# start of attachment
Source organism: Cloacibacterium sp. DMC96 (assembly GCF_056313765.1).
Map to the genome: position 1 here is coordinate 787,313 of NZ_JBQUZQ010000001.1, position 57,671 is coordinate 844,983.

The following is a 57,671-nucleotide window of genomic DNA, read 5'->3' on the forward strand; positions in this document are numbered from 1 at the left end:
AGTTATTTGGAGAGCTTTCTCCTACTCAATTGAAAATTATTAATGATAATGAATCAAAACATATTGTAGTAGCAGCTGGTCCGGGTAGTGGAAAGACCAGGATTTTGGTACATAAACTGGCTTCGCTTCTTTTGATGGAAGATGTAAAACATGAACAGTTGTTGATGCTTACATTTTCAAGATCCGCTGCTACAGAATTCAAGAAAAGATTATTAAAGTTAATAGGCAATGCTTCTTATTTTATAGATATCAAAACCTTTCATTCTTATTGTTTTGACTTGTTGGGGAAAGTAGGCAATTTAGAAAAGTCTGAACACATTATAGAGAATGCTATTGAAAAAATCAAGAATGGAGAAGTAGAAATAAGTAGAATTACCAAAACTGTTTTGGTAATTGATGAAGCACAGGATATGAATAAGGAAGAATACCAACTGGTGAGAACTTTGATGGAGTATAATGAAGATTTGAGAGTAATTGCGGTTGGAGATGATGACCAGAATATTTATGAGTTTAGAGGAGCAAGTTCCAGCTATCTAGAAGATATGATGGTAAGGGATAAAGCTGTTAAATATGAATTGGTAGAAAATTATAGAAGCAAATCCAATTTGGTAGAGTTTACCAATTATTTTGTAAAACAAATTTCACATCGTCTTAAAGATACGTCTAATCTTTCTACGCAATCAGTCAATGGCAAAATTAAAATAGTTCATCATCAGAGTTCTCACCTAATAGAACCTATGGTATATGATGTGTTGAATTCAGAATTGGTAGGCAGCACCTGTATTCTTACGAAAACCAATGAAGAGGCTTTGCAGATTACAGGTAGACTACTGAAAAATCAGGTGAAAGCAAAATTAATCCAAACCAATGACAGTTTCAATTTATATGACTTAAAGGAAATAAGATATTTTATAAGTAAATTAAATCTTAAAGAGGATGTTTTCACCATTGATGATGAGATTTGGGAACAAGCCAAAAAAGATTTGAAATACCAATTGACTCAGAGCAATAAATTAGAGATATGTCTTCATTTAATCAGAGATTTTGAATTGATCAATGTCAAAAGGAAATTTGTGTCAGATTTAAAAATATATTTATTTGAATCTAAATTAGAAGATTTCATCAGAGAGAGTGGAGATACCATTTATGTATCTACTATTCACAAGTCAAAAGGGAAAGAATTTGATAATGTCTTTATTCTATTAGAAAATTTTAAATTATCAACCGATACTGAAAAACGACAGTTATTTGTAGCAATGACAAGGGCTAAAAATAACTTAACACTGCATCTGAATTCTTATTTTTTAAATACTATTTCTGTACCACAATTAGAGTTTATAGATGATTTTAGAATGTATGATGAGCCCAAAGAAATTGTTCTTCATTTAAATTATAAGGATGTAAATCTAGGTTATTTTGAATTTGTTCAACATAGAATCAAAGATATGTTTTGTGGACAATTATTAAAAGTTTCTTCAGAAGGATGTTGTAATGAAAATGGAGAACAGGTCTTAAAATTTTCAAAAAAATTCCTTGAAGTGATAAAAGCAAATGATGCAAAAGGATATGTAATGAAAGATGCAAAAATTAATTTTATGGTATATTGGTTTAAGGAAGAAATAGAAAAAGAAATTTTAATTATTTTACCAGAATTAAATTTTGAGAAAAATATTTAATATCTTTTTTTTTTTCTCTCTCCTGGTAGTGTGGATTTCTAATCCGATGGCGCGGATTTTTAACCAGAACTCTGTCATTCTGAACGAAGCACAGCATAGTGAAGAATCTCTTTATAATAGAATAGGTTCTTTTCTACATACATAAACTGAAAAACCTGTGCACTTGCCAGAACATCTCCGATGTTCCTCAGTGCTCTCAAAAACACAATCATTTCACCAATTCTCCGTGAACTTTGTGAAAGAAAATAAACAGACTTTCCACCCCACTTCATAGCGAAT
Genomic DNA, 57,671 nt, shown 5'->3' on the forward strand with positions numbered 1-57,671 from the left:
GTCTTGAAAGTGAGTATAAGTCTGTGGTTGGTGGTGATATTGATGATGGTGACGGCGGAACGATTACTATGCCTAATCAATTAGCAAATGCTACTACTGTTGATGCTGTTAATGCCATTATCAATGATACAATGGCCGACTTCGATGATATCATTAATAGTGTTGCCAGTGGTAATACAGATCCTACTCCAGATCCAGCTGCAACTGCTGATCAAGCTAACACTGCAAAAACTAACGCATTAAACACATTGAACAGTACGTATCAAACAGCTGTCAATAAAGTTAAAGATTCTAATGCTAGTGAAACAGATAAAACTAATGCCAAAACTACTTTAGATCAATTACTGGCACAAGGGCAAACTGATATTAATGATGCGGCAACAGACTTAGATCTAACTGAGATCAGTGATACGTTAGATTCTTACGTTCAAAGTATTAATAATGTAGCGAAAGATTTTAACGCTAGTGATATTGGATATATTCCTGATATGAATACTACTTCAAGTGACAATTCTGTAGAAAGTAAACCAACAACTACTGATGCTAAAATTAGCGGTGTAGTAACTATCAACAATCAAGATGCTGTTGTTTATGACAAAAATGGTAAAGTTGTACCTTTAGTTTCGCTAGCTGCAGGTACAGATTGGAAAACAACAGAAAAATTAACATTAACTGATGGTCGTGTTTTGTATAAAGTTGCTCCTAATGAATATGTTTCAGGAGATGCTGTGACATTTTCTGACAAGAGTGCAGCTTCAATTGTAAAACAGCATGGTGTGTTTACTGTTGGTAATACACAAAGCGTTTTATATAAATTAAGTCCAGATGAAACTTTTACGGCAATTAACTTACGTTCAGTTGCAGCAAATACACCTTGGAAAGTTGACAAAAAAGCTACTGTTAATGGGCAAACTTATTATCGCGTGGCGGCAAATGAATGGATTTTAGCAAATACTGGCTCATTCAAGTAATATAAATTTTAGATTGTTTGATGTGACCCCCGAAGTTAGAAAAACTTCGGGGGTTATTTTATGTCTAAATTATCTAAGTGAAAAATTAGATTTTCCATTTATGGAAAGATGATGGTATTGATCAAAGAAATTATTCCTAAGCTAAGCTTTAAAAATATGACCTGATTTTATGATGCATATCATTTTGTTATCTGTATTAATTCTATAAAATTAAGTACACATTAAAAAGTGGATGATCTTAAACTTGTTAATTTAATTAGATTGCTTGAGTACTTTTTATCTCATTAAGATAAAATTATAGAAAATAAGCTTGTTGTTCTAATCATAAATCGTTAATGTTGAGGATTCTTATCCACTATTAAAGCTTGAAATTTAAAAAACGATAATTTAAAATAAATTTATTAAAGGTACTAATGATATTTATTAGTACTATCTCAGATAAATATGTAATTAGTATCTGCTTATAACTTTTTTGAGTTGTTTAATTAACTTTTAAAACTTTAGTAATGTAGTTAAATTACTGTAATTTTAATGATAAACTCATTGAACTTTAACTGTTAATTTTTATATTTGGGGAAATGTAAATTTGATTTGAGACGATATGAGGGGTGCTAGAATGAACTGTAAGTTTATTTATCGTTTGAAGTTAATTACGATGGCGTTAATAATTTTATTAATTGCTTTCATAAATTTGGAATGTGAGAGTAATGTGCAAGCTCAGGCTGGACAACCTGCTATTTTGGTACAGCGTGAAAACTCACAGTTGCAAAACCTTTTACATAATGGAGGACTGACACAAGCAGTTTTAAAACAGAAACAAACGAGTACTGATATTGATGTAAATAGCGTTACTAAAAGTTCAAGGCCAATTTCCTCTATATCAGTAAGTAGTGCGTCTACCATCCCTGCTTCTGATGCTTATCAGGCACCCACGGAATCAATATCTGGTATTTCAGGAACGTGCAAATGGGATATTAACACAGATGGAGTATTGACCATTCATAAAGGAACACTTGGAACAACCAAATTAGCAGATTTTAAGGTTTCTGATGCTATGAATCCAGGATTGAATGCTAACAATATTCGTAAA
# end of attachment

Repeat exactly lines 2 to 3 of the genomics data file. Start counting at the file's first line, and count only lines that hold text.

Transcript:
Map to the genome: position 1 here is coordinate 787,313 of NZ_JBQUZQ010000001.1, position 57,671 is coordinate 844,983.

The following is a 57,671-nucleotide window of genomic DNA, read 5'->3' on the forward strand; positions in this document are numbered from 1 at the left end: